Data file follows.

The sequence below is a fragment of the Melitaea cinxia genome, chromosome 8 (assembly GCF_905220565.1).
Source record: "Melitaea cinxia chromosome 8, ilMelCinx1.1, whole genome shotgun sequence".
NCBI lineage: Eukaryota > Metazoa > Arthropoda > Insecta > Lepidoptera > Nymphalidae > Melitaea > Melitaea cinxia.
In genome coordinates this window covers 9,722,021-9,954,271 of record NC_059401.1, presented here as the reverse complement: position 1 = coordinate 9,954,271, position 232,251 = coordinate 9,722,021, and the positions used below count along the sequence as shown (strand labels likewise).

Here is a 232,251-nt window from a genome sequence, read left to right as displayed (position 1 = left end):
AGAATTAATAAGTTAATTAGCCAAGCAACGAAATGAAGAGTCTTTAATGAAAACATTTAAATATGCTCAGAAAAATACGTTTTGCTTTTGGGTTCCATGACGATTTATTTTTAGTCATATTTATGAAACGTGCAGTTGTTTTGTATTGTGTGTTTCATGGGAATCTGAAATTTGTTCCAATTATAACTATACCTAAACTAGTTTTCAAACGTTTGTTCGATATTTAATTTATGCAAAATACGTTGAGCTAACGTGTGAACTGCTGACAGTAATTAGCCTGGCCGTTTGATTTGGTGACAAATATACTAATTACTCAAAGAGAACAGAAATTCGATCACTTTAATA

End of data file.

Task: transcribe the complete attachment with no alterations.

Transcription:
The sequence below is a fragment of the Melitaea cinxia genome, chromosome 8 (assembly GCF_905220565.1).
Source record: "Melitaea cinxia chromosome 8, ilMelCinx1.1, whole genome shotgun sequence".
NCBI lineage: Eukaryota > Metazoa > Arthropoda > Insecta > Lepidoptera > Nymphalidae > Melitaea > Melitaea cinxia.
In genome coordinates this window covers 9,722,021-9,954,271 of record NC_059401.1, presented here as the reverse complement: position 1 = coordinate 9,954,271, position 232,251 = coordinate 9,722,021, and the positions used below count along the sequence as shown (strand labels likewise).

Here is a 232,251-nt window from a genome sequence, read left to right as displayed (position 1 = left end):
AGAATTAATAAGTTAATTAGCCAAGCAACGAAATGAAGAGTCTTTAATGAAAACATTTAAATATGCTCAGAAAAATACGTTTTGCTTTTGGGTTCCATGACGATTTATTTTTAGTCATATTTATGAAACGTGCAGTTGTTTTGTATTGTGTGTTTCATGGGAATCTGAAATTTGTTCCAATTATAACTATACCTAAACTAGTTTTCAAACGTTTGTTCGATATTTAATTTATGCAAAATACGTTGAGCTAACGTGTGAACTGCTGACAGTAATTAGCCTGGCCGTTTGATTTGGTGACAAATATACTAATTACTCAAAGAGAACAGAAATTCGATCACTTTAATA